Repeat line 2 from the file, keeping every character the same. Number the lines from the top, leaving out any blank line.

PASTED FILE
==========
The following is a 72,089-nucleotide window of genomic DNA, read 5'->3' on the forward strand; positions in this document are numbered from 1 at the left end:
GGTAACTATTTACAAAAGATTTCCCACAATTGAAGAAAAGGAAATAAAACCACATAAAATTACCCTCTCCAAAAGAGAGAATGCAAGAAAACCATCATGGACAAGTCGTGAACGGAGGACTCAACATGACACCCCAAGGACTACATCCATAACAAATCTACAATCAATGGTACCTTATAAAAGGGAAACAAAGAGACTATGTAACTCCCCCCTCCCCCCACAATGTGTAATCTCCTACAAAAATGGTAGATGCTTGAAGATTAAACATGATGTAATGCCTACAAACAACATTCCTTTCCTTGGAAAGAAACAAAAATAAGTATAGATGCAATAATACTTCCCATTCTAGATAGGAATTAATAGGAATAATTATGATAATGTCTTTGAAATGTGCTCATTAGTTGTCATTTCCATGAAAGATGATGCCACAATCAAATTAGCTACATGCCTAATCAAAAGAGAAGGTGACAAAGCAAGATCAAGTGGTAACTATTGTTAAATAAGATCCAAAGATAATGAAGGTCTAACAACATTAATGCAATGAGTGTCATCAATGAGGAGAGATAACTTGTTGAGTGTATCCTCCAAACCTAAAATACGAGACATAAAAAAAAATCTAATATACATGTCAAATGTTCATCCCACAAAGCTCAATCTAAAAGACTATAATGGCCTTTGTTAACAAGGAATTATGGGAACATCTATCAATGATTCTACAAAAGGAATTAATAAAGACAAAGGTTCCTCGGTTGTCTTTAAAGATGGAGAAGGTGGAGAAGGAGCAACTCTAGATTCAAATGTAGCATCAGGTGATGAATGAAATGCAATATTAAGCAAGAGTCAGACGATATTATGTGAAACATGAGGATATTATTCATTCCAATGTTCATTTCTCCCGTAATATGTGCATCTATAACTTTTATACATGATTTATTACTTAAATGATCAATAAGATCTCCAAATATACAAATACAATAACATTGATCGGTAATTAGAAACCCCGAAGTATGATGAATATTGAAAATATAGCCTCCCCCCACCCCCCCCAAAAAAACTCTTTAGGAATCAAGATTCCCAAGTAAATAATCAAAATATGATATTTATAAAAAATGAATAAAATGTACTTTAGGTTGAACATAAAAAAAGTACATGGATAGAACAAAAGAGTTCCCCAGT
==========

GGTAACTATTTACAAAAGATTTCCCACAATTGAAGAAAAGGAAATAAAACCACATAAAATTACCCTCTCCAAAAGAGAGAATGCAAGAAAACCATCATGGACAAGTCGTGAACGGAGGACTCAACATGACACCCCAAGGACTACATCCATAACAAATCTACAATCAATGGTACCTTATAAAAGGGAAACAAAGAGACTATGTAACTCCCCCCTCCCCCCACAATGTGTAATCTCCTACAAAAATGGTAGATGCTTGAAGATTAAACATGATGTAATGCCTACAAACAACATTCCTTTCCTTGGAAAGAAACAAAAATAAGTATAGATGCAATAATACTTCCCATTCTAGATAGGAATTAATAGGAATAATTATGATAATGTCTTTGAAATGTGCTCATTAGTTGTCATTTCCATGAAAGATGATGCCACAATCAAATTAGCTACATGCCTAATCAAAAGAGAAGGTGACAAAGCAAGATCAAGTGGTAACTATTGTTAAATAAGATCCAAAGATAATGAAGGTCTAACAACATTAATGCAATGAGTGTCATCAATGAGGAGAGATAACTTGTTGAGTGTATCCTCCAAACCTAAAATACGAGACATAAAAAAAAATCTAATATACATGTCAAATGTTCATCCCACAAAGCTCAATCTAAAAGACTATAATGGCCTTTGTTAACAAGGAATTATGGGAACATCTATCAATGATTCTACAAAAGGAATTAATAAAGACAAAGGTTCCTCGGTTGTCTTTAAAGATGGAGAAGGTGGAGAAGGAGCAACTCTAGATTCAAATGTAGCATCAGGTGATGAATGAAATGCAATATTAAGCAAGAGTCAGACGATATTATGTGAAACATGAGGATATTATTCATTCCAATGTTCATTTCTCCCGTAATATGTGCATCTATAACTTTTATACATGATTTATTACTTAAATGATCAATAAGATCTCCAAATATACAAATACAATAACATTGATCGGTAATTAGAAACCCCGAAGTATGATGAATATTGAAAATATAGCCTCCCCCCACCCCCCCCAAAAAAACTCTTTAGGAATCAAGATTCCCAAGTAAATAATCAAAATATGATATTTATAAAAAATGAATAAAATGTACTTTAGGTTGAACATAAAAAAAGTACATGGATAGAACAAAAGAGTTCCCCAGT